The person chosen to give the keynote speech at the Democratic Convention at which President Obama was nominated for a second term was San Antonio Mayor Julian Castro. Mayor Castro declared: “The American dream is not a sprint, or even a marathon, but a relay.  Our families don’t always cross the finish line in the span of one generation, but each generation passes on to the next the fruits of their labor.”

Mayor Castro served as a chair of our Mayors for the Freedom to Marry public education campaign.

On those historic, solemn, political occasions, both speakers took the time to remind those listening that each of us is part of something bigger.

All of us owe a debt to others: our fellow citizens, our friends, our family.

So today it is fitting that, as we celebrate you and your hard work and talent and achievement, you in turn join in celebrating – and thanking – those in your life who sacrificed and supported you, so you could ascend and achieve.

Please take this moment now to thank, with your hugs and applause, your parents, your life-partners, your siblings, your family members, your mentors, your teachers, your classmates, your university, your community – all of whom are part of who you are, your dreams, and what you’ve accomplished.

I don’t have to tell you here today that gay and transgender people are not the only people in America to have faced discrimination, to endure prejudice, to be labeled as a menace, to be treated as “lesser” or “other.”

I don’t have to tell you that there are a lot of things still wrong in our country, a lot of ugly rhetoric, dysfunctional politics, and injustice; a lot of work left to be done.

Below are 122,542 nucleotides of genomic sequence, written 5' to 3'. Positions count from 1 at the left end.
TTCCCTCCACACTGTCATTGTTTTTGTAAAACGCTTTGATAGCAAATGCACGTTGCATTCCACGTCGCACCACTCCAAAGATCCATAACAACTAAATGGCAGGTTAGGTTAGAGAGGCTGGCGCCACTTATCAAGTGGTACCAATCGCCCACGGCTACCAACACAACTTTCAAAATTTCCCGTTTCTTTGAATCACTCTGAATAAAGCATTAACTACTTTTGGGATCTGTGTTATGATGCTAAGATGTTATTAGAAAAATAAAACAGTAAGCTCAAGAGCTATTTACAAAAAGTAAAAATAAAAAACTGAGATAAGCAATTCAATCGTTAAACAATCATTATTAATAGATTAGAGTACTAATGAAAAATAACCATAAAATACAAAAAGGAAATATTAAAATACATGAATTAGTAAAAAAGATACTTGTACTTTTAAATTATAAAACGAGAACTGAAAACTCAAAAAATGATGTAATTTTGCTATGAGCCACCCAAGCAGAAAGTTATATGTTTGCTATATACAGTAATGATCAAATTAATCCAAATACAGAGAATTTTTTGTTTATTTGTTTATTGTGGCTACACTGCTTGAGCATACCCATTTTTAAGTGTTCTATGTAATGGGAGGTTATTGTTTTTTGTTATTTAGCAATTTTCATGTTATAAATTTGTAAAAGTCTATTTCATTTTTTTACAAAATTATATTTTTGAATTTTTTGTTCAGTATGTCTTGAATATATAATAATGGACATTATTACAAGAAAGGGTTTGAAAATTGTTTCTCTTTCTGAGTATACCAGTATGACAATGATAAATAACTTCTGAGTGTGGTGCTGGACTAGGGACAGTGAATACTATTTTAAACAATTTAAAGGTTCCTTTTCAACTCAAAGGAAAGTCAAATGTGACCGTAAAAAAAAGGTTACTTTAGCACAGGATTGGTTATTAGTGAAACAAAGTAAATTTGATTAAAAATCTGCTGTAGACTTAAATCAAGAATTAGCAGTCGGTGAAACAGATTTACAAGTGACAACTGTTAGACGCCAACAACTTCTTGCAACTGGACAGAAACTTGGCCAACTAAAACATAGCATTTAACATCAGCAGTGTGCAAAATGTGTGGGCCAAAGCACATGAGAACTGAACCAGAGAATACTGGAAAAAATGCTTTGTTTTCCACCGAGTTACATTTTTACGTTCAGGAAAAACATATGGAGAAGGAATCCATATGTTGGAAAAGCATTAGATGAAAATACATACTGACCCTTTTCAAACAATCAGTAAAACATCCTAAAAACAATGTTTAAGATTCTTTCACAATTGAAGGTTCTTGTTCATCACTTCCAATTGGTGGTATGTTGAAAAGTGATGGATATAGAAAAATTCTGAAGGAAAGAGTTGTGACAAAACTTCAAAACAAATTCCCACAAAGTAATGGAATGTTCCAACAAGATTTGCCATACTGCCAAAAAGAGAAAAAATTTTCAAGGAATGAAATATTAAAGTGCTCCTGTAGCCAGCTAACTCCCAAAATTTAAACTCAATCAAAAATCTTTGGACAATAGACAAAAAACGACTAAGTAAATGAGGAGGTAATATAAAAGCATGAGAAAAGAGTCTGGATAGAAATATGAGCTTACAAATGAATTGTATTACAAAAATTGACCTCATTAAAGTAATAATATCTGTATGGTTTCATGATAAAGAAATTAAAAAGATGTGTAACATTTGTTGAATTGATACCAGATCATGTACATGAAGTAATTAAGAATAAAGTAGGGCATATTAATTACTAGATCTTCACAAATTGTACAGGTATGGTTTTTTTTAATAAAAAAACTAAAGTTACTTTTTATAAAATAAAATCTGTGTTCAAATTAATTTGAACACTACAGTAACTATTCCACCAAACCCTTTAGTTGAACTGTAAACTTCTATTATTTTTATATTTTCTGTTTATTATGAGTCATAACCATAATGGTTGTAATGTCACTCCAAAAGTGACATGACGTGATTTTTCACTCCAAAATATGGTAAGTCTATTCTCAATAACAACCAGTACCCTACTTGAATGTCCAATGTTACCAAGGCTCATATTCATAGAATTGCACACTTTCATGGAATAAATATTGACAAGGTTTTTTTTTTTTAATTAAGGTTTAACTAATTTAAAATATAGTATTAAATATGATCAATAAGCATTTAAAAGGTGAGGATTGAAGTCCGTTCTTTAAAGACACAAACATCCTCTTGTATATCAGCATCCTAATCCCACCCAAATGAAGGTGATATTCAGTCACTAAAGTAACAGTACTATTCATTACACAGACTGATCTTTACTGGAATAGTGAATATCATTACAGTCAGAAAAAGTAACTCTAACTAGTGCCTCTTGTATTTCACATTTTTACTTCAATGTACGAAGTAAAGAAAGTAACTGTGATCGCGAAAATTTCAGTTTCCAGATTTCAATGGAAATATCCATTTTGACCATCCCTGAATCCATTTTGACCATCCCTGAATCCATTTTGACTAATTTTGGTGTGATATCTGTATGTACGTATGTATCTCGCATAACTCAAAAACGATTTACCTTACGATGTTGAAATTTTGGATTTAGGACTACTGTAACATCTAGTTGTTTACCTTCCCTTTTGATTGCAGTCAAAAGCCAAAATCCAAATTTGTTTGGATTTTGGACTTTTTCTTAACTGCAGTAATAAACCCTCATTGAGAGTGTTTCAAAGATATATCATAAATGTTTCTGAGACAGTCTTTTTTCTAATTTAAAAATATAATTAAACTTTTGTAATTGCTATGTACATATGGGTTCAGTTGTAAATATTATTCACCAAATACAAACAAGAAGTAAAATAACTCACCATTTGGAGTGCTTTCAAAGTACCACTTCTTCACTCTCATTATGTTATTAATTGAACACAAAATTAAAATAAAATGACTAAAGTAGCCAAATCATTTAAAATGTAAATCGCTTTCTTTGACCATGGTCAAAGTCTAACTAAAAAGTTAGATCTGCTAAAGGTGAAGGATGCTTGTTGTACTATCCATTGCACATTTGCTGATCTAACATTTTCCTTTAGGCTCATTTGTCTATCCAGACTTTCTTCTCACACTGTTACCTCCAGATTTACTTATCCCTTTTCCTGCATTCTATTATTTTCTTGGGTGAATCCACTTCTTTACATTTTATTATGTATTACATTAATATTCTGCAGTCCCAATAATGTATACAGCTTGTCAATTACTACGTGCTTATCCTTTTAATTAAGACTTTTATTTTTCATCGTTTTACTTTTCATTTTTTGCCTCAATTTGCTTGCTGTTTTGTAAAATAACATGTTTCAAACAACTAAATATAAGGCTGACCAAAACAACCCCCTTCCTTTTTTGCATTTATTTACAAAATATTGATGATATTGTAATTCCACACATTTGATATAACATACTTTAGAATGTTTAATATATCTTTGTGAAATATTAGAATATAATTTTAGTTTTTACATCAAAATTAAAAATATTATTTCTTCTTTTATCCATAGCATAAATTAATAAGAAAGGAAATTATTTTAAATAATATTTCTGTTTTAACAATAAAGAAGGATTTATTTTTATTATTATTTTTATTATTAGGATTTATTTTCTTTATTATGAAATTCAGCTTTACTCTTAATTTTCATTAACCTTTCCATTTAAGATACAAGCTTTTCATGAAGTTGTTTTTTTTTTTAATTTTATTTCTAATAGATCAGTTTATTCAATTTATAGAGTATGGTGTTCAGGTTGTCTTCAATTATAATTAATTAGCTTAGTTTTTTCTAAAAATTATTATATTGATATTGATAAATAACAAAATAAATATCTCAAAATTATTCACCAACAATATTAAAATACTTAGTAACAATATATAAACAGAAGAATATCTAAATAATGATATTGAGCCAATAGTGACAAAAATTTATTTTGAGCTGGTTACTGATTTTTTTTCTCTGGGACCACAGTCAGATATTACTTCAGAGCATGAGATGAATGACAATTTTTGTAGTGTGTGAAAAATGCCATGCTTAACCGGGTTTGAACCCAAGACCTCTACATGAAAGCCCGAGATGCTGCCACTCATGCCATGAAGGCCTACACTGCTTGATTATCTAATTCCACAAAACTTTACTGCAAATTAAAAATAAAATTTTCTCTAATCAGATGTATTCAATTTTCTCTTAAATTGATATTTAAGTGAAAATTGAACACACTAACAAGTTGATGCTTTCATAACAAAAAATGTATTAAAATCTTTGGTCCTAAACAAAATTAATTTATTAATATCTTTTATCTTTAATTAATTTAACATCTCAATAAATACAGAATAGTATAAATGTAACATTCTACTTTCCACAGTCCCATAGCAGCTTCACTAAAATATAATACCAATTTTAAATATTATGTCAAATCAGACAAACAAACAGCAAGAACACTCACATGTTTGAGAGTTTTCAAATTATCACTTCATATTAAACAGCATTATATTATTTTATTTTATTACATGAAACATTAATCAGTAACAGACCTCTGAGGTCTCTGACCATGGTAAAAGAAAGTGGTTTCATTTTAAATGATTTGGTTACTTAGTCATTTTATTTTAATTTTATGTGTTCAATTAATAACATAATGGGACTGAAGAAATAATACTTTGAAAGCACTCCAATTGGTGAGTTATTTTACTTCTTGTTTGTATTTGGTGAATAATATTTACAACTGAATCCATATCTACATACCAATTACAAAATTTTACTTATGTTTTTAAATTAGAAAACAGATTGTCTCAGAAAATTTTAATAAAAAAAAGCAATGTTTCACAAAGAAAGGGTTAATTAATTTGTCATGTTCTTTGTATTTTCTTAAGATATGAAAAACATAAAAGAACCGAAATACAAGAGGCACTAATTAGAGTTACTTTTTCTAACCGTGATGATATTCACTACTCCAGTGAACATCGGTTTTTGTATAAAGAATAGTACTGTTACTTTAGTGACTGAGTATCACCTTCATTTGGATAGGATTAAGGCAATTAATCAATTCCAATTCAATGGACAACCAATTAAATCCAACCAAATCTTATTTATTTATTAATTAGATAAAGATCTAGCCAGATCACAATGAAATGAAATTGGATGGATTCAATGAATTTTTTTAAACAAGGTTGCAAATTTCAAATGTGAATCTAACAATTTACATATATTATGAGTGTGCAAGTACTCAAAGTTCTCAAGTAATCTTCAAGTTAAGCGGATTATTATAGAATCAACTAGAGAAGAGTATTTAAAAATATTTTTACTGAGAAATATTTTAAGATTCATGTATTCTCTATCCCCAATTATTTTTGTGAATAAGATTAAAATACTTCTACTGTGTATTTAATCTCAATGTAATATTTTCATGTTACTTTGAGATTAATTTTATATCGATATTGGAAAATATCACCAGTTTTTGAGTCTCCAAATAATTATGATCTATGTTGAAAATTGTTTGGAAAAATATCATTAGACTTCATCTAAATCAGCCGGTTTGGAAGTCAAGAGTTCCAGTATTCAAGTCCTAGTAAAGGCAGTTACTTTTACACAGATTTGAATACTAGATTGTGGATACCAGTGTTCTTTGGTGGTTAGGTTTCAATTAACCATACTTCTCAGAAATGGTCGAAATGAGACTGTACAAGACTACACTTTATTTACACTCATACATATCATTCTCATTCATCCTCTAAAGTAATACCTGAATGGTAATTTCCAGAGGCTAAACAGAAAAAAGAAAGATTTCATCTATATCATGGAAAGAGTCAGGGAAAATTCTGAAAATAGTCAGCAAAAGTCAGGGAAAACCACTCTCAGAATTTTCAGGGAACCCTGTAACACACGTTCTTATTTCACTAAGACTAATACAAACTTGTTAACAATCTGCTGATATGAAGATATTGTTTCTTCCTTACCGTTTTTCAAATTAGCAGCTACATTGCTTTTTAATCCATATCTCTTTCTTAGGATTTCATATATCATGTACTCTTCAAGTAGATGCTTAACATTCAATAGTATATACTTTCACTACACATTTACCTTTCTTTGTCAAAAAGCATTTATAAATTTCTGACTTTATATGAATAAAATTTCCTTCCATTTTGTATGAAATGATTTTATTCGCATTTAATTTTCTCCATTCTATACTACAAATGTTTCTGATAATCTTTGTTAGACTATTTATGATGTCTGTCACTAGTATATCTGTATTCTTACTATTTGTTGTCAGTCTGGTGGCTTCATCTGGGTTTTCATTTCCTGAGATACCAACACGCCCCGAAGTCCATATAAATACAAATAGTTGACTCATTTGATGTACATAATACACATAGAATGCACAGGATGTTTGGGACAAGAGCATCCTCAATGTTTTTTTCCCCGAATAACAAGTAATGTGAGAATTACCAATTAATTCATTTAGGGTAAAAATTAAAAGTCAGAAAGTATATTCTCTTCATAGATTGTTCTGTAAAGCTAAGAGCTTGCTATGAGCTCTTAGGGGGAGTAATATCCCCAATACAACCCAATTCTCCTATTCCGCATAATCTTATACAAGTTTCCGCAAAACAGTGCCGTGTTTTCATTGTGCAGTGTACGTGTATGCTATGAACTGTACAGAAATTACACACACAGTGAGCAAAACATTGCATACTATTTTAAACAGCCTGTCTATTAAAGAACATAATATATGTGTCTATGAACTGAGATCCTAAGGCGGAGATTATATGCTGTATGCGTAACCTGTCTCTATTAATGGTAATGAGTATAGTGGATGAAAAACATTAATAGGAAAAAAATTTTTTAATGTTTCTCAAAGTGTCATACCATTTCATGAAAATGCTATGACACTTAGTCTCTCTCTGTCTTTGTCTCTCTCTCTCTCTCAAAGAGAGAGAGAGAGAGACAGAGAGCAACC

I don’t have to tell you that we need to come together, not build walls; we need teamwork and talent, not division; we need investment, not selfishness.

I don’t have to tell you that immigrants built this country; that black lives matter; that women should be in charge of their own bodies and lives, and should lead; that everyone should pay their fair share – and be able to vote; that each person should be free to pursue happiness; that we all should be judged not by our external attributes, but by the content of our character.

The challenges are many, and right now there is nothing America needs more than a “diverse community of students prepared for leadership and service in a dynamic multicultural world.”

Happily, there is no challenge we face now in America that cannot be met and overcome by a “diverse community of students prepared for leadership and service in a dynamic multicultural world.”

NEIU graduates – your own journeys, your families, your hard work, and this school have prepared you for what George Bernard Shaw called "the true joy of life, the being used up for a purpose recognized by yourself as a mighty one; being a force of nature instead of a feverish, selfish little clot of ailments and grievances, complaining that the world will not devote itself to making you happy.”

Happily, there is no challenge we face now in America that cannot be met and overcome by a “diverse community of students prepared for leadership and service in a dynamic multicultural world.”

“I am of the opinion that my life belongs to the community,” Shaw wrote, “and as long as I live, it is my privilege to do for it what I can."

In the musical, Alexander Hamilton sings:

“I’m just like my country;
I’m young, scrappy and hungry,
And I’m not throwin’ away my shot.”

Northeastern Illinois University Class of 2016 – you’ve worked hard and you're about to graduate.

It's about time. We need you. Your country needs you.

The world, America, a future of challenge and hope… all are waiting for your engagement, your service, your leadership.

Take your shot. You’ve earned it.